As I slide down the long bannister of life I'll always remember Vietnam as a long splinter in my ass.
The non-ballistic CVC helmet was a lightly padded crash helmet for wear inside all US armored fighting vehicles during the Vietnam era. This specimen, manufactured by Sierra Engineering in 1966, mounts integrated send/receive electronics emblematic of the advances of radio and intercom communications in the post WWII era.
The exterior draw string allows the wearer to snug up the earphone cup allowing a better fit.
This side view affords a good view of the boom microphone as well as the send/receive switch box.
This helmet provided very good overall head protection for the bumps and jars typical of AFV living.
The CVC suspension has components similar to the M1 liner.
The OD webbing, "A" washers, and adjustment buckles are typical of the M1, although this suspension is configured quite differently than that of the M1 liner.
Unlike the M1, the CVC leather sweatband is only a partial affair, contacting merely the forehead of the wearer. Also note the 1/4 inch thick sponge rubber padding which lines the entire dome of the helmet.
The manufacturer's label, sewn into the rear of the head band, is very crisp and provides quite a bit of information. This particular helmet was manufactured in 1966, back when many Americans still thought the war was "winnable". Funny, the Vietnamese were thinking the exact same thing.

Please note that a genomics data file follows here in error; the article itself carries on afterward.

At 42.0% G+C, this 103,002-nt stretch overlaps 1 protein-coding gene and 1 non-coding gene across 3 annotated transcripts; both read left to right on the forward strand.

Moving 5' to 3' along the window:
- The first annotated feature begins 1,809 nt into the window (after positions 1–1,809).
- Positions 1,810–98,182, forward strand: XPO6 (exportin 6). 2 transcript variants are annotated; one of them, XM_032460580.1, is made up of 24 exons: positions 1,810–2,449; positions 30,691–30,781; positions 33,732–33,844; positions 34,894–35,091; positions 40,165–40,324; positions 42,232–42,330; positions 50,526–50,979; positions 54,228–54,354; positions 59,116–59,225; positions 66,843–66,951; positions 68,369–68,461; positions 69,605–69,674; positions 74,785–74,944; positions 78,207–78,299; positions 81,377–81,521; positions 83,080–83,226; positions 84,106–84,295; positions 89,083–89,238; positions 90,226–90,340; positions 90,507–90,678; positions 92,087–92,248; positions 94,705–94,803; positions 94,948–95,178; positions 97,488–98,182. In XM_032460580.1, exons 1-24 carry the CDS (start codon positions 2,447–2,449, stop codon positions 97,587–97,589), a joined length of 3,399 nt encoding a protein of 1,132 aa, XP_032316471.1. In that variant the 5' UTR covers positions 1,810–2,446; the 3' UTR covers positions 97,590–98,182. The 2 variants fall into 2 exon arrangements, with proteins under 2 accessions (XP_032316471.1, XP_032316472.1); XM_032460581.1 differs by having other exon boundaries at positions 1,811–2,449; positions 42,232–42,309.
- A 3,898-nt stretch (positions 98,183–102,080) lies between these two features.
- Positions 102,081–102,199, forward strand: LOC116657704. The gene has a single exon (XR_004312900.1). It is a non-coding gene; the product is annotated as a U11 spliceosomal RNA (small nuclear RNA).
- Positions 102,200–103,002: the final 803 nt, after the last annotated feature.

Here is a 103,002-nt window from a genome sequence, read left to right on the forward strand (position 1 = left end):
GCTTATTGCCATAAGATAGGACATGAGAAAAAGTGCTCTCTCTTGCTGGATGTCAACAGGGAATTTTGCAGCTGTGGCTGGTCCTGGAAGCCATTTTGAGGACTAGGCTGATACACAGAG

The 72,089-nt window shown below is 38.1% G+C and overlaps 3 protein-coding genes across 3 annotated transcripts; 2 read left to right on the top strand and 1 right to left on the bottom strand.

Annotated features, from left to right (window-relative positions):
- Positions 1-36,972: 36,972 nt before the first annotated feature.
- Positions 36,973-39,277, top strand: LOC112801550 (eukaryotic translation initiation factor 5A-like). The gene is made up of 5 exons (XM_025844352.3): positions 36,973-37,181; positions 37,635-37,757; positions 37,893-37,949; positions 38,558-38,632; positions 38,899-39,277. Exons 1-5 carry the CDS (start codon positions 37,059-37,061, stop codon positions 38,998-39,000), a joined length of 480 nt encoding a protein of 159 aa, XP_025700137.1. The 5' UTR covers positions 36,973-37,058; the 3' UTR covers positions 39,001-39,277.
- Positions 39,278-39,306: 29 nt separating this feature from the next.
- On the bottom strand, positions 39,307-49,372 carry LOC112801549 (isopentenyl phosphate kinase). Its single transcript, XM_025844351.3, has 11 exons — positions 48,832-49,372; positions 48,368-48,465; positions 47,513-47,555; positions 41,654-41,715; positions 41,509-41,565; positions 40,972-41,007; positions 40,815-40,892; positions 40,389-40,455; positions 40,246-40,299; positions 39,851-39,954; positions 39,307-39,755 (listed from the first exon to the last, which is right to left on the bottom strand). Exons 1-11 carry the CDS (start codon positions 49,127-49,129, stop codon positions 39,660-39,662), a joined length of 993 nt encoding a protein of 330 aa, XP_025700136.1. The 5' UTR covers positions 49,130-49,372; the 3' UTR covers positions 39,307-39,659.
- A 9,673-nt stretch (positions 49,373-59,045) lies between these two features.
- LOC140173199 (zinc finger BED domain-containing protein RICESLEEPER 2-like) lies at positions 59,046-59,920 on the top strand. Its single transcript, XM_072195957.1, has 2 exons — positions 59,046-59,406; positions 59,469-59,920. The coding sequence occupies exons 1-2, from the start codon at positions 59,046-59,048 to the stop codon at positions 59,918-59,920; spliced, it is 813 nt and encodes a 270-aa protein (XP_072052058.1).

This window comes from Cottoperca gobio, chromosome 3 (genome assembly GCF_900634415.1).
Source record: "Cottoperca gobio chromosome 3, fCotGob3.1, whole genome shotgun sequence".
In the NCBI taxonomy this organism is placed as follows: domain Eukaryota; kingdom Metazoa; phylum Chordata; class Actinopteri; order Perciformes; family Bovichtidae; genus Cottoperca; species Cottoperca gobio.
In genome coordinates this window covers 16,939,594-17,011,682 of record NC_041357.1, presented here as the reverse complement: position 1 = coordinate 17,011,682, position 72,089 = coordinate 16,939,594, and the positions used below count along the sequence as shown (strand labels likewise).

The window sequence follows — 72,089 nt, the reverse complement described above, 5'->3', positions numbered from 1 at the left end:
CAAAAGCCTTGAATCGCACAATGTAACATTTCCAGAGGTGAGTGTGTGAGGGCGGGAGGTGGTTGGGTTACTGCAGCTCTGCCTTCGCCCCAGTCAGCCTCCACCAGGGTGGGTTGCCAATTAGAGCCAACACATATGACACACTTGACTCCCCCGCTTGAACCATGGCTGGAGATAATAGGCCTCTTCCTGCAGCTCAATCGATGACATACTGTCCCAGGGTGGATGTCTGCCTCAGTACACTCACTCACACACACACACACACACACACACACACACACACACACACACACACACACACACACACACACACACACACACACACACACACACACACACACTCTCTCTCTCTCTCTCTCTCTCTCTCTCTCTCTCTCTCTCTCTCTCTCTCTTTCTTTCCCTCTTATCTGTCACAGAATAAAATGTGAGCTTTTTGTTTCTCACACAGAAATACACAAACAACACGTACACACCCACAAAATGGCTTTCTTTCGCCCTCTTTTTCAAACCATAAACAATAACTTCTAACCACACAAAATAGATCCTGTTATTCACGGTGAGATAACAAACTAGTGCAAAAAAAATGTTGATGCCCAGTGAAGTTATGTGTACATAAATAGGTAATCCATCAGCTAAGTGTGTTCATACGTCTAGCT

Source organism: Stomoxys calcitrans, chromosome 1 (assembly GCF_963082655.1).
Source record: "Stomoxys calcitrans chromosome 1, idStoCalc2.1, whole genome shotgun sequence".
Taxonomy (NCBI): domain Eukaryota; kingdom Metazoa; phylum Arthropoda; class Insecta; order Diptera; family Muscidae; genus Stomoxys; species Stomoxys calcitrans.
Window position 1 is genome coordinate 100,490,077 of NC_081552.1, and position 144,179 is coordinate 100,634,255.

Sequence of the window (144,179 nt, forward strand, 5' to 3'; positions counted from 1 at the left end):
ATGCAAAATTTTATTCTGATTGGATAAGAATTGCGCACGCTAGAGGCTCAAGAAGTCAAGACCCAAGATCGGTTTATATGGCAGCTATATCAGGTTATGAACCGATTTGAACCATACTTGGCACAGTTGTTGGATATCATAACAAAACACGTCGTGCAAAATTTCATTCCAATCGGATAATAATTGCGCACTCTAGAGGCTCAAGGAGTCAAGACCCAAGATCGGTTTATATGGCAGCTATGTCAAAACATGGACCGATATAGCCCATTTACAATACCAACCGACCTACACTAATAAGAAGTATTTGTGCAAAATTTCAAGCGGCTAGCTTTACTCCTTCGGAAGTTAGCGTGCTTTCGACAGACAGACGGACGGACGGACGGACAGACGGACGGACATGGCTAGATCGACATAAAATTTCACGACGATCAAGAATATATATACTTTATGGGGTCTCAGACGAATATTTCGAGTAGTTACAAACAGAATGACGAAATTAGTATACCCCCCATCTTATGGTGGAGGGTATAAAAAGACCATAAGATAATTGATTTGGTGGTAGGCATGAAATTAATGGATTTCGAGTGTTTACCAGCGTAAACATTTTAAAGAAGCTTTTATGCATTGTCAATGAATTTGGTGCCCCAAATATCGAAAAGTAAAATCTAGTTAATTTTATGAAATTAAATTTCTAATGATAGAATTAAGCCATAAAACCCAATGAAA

The Roanwell Corporation, manufacturer of the CVC electronics, is still going strong. Click here for their website.
The individual earphones are comfortable and heavily padded to provide maximum acoustic insulation inside the noisy environment of the armored vehicle.
Both earphones snap in and out of the shell, for ease of replacement.
The articulated boom on the microphone is remarkably adjustable and engineered for durability.
Close up of the microphone. "Basher one, requesting sit-rep on the beach party question, over"
By the way, the GIs in the photos are off an armor website, these aren't guys I served with... I had my own problems.
All in all a fine piece of protective gear, much better engineered than MacNamara's exit strategy.
accession number: MOA harmold1.279
Helmet - Crash Vehicle Crewman
Acquired 1979, Lansing Michigan.
Purchase price :$20.00